Time has dragged lately. Hardship and sadness have filled much of the last few months for us and the weather cooperated with the bleakness by being gray. 

There are times nothing can be controlled and no choices are left but to accept. For us, this meant losing one of Eve's pups after just a few days of life and another of her pups on the operating table at seven weeks of age. Her name had been Apple and her small intestine moved into her large intestine and she didn't survive this condition known as Intussusception. All of Prom Queen's pups died over a two day period because they just weren't strong enough to take nourishment. Prom understood this well before we did but we kept putting them up to her to feed and then cared for the last surviving pup on our own until she too let go. A parasitic overload wore their little bodies out before they even had a chance. Broke our hearts to have known them so briefly and to then witness Prom's grief. 

Five Roxer (Rotti/Boxer) pups were surrendered to us from nearby and they too were sick. Even after overnight stays at the vets and diligent home care we lost three of them. They fought hard but lost the struggle and they deserved so much more. They were Praline, Yat and Gumbo. 

All but one of these pups was held but all were loved and lost too soon. The other dogs in our care allowed a window of time for mourning the losses but reminded us that life continues and their needs remained. I just wanted to lie down though. As much as I believe the dogs teach us what we need to learn, I could not even begin to grasp any reason behind losing twelve puppies within a four month period. What were we meant to understand, change or grow from? I still don't know and maybe that is the lesson - not knowing has to be enough at times. Puppies can be profound I suppose.

We had Prom Queen and Macy with us for months as they came to us from Quebec pregnant and gave birth in our home. Eve arrived with her five day old pups and remained until they were weaned and independent after a month and a half. Nellie too stayed for quite a time as she had to gain her health back before her amputation surgery and then to recover. All the adults blended with our pack of seven but still, the burden of loss weighed on us all.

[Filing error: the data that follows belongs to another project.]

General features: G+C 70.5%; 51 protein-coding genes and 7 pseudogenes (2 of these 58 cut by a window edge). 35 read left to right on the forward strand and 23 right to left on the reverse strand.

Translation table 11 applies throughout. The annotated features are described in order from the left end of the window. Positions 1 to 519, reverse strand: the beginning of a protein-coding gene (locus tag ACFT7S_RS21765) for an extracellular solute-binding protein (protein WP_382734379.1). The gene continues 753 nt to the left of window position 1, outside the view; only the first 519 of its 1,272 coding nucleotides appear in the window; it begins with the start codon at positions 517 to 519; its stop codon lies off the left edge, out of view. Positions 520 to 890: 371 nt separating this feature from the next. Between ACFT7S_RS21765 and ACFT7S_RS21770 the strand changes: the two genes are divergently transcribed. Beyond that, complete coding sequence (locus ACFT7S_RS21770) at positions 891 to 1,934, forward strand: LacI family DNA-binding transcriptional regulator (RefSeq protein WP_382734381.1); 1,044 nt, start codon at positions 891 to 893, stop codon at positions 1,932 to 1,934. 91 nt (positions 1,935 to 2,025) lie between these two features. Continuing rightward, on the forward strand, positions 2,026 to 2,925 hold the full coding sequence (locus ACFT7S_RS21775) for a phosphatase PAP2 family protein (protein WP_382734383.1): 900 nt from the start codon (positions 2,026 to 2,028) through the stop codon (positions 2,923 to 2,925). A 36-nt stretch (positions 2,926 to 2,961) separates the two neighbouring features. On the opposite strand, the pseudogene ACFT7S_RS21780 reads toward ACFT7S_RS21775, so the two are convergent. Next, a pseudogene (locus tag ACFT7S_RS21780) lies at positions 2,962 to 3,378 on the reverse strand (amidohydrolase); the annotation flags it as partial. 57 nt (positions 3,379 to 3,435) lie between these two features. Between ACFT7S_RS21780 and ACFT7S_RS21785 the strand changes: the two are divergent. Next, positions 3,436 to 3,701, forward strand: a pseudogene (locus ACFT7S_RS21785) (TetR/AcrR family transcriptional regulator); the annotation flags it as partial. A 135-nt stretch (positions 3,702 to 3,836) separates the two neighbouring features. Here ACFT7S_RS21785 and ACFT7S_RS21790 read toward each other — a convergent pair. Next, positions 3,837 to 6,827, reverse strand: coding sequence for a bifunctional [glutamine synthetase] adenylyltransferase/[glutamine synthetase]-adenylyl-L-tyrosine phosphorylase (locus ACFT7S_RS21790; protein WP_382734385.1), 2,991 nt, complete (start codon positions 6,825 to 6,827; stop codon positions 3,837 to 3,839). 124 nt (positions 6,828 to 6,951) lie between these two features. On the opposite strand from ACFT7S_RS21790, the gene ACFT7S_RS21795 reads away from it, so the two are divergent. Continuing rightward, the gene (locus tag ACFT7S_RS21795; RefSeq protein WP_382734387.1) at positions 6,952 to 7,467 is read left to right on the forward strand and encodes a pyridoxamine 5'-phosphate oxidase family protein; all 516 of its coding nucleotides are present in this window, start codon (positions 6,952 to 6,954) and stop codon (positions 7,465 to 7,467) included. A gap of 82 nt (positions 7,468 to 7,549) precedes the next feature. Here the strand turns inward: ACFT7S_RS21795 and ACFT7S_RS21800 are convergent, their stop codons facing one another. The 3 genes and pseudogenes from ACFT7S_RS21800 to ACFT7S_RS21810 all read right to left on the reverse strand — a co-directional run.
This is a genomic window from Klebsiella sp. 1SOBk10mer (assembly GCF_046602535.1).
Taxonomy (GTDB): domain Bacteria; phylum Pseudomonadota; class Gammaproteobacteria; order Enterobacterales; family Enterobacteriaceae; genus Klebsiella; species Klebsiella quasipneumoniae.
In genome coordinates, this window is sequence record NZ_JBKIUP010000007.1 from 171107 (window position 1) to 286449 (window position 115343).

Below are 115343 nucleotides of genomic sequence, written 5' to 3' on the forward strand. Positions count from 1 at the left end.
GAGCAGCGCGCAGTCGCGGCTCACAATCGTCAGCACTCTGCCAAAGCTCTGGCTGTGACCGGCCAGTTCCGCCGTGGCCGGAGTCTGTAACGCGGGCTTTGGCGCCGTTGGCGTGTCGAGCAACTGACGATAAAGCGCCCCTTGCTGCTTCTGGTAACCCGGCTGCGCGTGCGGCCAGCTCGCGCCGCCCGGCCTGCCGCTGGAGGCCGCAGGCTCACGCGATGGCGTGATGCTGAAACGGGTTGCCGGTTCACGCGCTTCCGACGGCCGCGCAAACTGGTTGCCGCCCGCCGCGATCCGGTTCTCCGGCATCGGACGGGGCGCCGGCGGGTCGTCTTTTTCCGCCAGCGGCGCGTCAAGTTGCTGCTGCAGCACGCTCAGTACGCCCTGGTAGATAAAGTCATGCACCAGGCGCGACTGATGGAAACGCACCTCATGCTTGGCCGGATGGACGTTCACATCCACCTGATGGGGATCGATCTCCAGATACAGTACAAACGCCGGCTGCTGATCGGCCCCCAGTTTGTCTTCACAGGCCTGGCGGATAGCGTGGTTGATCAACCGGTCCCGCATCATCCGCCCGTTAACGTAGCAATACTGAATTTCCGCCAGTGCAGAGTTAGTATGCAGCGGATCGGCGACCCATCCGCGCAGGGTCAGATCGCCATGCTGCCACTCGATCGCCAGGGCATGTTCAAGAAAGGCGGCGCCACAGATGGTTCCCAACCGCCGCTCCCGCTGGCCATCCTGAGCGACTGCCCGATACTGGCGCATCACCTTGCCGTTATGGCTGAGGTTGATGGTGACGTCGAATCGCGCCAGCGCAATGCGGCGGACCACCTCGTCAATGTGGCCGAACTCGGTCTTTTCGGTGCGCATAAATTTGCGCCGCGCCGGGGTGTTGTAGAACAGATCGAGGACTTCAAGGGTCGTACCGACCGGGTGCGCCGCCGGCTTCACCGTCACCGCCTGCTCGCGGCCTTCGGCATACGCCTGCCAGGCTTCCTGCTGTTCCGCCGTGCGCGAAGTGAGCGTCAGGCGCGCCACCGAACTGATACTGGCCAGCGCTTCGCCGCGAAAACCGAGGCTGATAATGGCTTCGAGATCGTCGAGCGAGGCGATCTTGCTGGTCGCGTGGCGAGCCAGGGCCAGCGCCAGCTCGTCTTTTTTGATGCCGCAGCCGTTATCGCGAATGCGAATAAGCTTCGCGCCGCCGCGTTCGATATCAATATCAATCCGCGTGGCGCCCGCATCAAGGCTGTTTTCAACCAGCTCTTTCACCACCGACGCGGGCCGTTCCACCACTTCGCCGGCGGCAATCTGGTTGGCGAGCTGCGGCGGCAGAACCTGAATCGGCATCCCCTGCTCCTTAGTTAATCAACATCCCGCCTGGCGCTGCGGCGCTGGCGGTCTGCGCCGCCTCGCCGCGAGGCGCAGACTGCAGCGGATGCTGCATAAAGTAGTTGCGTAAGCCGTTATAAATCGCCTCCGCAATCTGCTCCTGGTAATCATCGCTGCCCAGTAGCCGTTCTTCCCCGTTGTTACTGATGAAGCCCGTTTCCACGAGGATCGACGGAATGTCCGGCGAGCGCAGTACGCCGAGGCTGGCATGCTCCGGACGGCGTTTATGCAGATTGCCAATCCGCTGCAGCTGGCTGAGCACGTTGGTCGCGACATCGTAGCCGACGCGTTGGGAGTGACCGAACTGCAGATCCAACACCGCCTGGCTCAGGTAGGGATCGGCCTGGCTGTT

I felt anger too for just a moment. It was directed at those who criticize rescuers and find fault with things they know little about. Much of rescue work is coping with more than we can stand and letting go of more than we are able to. The needs and demands we choose to deal with when we really don't have to are more than the naysayers would do. I speak for all true rescue workers when I say this. The absence of pay matters not, because that is not the motivation or the reward of what we all do. Joy competes with grief and we constantly have to make that okay. And we do, so that we can continue. Pride then replaced anger.

The spirit of a dog flows though and even when resisting, it sweeps you up with it. That is just what happened recently and a lightness returned with the coming of Spring. We now share our home with seven pups from Attawapiskat named, Marigold, Calla Lily, Freesia, Carnation, Crocus, Orchid and Earl. Innocence shines through their eyes and the promise of possibilities moves time forward. Just what we needed. Puppy breath in Spring is a tonic the world could benefit from and I wish I could share it.

I still don't know why we lost so much all at once and why puppies suffered but I am grateful they had names and were here long enough to be known, loved and to matter. I wished so much more for them but in the end, it is enough.